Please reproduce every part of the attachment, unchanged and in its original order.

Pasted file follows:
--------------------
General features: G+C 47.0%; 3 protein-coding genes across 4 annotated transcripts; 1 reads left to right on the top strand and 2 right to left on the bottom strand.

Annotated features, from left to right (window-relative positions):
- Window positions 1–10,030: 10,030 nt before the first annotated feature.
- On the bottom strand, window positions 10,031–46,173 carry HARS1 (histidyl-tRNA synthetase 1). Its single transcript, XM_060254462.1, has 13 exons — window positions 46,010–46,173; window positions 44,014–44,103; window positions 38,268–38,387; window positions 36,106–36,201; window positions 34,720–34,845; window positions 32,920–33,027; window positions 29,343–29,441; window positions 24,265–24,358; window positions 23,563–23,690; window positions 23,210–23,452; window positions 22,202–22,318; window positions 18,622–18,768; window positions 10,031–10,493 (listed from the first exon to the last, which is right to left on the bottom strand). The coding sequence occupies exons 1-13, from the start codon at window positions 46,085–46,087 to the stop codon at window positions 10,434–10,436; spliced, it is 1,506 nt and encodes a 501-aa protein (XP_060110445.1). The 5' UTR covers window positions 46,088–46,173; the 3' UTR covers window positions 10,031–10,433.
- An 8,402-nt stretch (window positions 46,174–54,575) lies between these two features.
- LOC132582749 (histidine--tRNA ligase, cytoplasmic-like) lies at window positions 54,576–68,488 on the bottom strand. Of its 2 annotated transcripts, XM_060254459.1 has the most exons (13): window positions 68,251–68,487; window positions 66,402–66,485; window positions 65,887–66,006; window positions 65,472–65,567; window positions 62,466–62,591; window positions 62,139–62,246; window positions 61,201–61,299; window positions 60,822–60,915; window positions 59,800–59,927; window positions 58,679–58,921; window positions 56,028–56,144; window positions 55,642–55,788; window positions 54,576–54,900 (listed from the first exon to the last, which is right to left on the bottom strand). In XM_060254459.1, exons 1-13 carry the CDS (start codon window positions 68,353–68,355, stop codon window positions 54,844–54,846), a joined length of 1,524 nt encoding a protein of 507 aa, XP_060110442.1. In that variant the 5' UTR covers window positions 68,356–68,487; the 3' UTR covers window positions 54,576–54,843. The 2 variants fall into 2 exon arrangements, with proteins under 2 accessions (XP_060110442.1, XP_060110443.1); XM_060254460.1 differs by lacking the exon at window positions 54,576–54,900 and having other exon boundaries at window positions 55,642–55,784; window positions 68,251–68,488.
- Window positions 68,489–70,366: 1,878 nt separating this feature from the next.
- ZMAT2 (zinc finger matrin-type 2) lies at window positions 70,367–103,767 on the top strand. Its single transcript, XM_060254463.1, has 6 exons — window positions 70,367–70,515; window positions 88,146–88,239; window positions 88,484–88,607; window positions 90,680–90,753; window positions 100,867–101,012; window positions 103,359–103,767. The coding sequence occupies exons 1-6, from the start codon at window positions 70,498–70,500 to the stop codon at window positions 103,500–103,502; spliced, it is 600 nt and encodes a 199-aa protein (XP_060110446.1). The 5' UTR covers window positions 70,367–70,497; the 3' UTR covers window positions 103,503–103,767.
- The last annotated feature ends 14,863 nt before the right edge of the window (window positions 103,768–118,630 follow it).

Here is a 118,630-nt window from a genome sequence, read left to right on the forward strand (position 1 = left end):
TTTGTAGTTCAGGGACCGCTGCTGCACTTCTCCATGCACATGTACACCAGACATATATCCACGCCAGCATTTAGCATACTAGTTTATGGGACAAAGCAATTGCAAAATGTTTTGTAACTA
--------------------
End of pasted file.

General features: G+C 47.0%; 3 protein-coding genes across 4 annotated transcripts; 1 reads left to right on the top strand and 2 right to left on the bottom strand.

Annotated features, from left to right (window-relative positions):
- Window positions 1–10,030: 10,030 nt before the first annotated feature.
- On the bottom strand, window positions 10,031–46,173 carry HARS1 (histidyl-tRNA synthetase 1). Its single transcript, XM_060254462.1, has 13 exons — window positions 46,010–46,173; window positions 44,014–44,103; window positions 38,268–38,387; window positions 36,106–36,201; window positions 34,720–34,845; window positions 32,920–33,027; window positions 29,343–29,441; window positions 24,265–24,358; window positions 23,563–23,690; window positions 23,210–23,452; window positions 22,202–22,318; window positions 18,622–18,768; window positions 10,031–10,493 (listed from the first exon to the last, which is right to left on the bottom strand). The coding sequence occupies exons 1-13, from the start codon at window positions 46,085–46,087 to the stop codon at window positions 10,434–10,436; spliced, it is 1,506 nt and encodes a 501-aa protein (XP_060110445.1). The 5' UTR covers window positions 46,088–46,173; the 3' UTR covers window positions 10,031–10,433.
- An 8,402-nt stretch (window positions 46,174–54,575) lies between these two features.
- LOC132582749 (histidine--tRNA ligase, cytoplasmic-like) lies at window positions 54,576–68,488 on the bottom strand. Of its 2 annotated transcripts, XM_060254459.1 has the most exons (13): window positions 68,251–68,487; window positions 66,402–66,485; window positions 65,887–66,006; window positions 65,472–65,567; window positions 62,466–62,591; window positions 62,139–62,246; window positions 61,201–61,299; window positions 60,822–60,915; window positions 59,800–59,927; window positions 58,679–58,921; window positions 56,028–56,144; window positions 55,642–55,788; window positions 54,576–54,900 (listed from the first exon to the last, which is right to left on the bottom strand). In XM_060254459.1, exons 1-13 carry the CDS (start codon window positions 68,353–68,355, stop codon window positions 54,844–54,846), a joined length of 1,524 nt encoding a protein of 507 aa, XP_060110442.1. In that variant the 5' UTR covers window positions 68,356–68,487; the 3' UTR covers window positions 54,576–54,843. The 2 variants fall into 2 exon arrangements, with proteins under 2 accessions (XP_060110442.1, XP_060110443.1); XM_060254460.1 differs by lacking the exon at window positions 54,576–54,900 and having other exon boundaries at window positions 55,642–55,784; window positions 68,251–68,488.
- Window positions 68,489–70,366: 1,878 nt separating this feature from the next.
- ZMAT2 (zinc finger matrin-type 2) lies at window positions 70,367–103,767 on the top strand. Its single transcript, XM_060254463.1, has 6 exons — window positions 70,367–70,515; window positions 88,146–88,239; window positions 88,484–88,607; window positions 90,680–90,753; window positions 100,867–101,012; window positions 103,359–103,767. The coding sequence occupies exons 1-6, from the start codon at window positions 70,498–70,500 to the stop codon at window positions 103,500–103,502; spliced, it is 600 nt and encodes a 199-aa protein (XP_060110446.1). The 5' UTR covers window positions 70,367–70,497; the 3' UTR covers window positions 103,503–103,767.
- The last annotated feature ends 14,863 nt before the right edge of the window (window positions 103,768–118,630 follow it).

Here is a 118,630-nt window from a genome sequence, read left to right on the forward strand (position 1 = left end):
TTTGTAGTTCAGGGACCGCTGCTGCACTTCTCCATGCACATGTACACCAGACATATATCCACGCCAGCATTTAGCATACTAGTTTATGGGACAAAGCAATTGCAAAATGTTTTGTAACTA